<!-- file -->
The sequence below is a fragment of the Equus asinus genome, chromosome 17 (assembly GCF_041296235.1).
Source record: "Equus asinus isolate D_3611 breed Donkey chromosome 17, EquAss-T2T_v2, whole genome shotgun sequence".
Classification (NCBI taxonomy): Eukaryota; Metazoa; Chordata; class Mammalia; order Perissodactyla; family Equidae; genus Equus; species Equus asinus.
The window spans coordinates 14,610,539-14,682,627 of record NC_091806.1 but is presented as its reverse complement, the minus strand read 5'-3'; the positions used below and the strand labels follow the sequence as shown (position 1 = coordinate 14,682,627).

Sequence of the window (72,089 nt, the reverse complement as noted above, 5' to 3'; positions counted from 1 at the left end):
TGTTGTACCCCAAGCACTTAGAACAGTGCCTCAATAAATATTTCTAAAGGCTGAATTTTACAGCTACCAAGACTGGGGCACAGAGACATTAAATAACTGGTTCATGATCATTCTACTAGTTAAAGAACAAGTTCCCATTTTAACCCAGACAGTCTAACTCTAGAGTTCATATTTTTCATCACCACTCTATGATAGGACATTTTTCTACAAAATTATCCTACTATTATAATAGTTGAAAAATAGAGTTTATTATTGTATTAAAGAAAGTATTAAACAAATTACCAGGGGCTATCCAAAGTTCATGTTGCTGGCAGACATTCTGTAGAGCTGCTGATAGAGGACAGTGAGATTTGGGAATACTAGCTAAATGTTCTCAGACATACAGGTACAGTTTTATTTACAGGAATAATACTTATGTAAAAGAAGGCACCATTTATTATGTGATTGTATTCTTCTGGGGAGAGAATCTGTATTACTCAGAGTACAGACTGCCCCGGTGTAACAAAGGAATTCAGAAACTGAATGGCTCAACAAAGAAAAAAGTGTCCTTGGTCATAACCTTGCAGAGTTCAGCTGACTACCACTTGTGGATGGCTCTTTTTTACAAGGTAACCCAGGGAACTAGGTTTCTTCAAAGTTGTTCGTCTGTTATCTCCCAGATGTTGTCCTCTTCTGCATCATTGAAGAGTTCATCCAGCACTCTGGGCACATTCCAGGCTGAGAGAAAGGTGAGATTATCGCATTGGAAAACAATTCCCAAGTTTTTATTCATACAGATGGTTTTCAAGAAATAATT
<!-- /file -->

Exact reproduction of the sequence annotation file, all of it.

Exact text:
The sequence below is a fragment of the Equus asinus genome, chromosome 17 (assembly GCF_041296235.1).
Source record: "Equus asinus isolate D_3611 breed Donkey chromosome 17, EquAss-T2T_v2, whole genome shotgun sequence".
Classification (NCBI taxonomy): Eukaryota; Metazoa; Chordata; class Mammalia; order Perissodactyla; family Equidae; genus Equus; species Equus asinus.
The window spans coordinates 14,610,539-14,682,627 of record NC_091806.1 but is presented as its reverse complement, the minus strand read 5'-3'; the positions used below and the strand labels follow the sequence as shown (position 1 = coordinate 14,682,627).

Sequence of the window (72,089 nt, the reverse complement as noted above, 5' to 3'; positions counted from 1 at the left end):
TGTTGTACCCCAAGCACTTAGAACAGTGCCTCAATAAATATTTCTAAAGGCTGAATTTTACAGCTACCAAGACTGGGGCACAGAGACATTAAATAACTGGTTCATGATCATTCTACTAGTTAAAGAACAAGTTCCCATTTTAACCCAGACAGTCTAACTCTAGAGTTCATATTTTTCATCACCACTCTATGATAGGACATTTTTCTACAAAATTATCCTACTATTATAATAGTTGAAAAATAGAGTTTATTATTGTATTAAAGAAAGTATTAAACAAATTACCAGGGGCTATCCAAAGTTCATGTTGCTGGCAGACATTCTGTAGAGCTGCTGATAGAGGACAGTGAGATTTGGGAATACTAGCTAAATGTTCTCAGACATACAGGTACAGTTTTATTTACAGGAATAATACTTATGTAAAAGAAGGCACCATTTATTATGTGATTGTATTCTTCTGGGGAGAGAATCTGTATTACTCAGAGTACAGACTGCCCCGGTGTAACAAAGGAATTCAGAAACTGAATGGCTCAACAAAGAAAAAAGTGTCCTTGGTCATAACCTTGCAGAGTTCAGCTGACTACCACTTGTGGATGGCTCTTTTTTACAAGGTAACCCAGGGAACTAGGTTTCTTCAAAGTTGTTCGTCTGTTATCTCCCAGATGTTGTCCTCTTCTGCATCATTGAAGAGTTCATCCAGCACTCTGGGCACATTCCAGGCTGAGAGAAAGGTGAGATTATCGCATTGGAAAACAATTCCCAAGTTTTTATTCATACAGATGGTTTTCAAGAAATAATT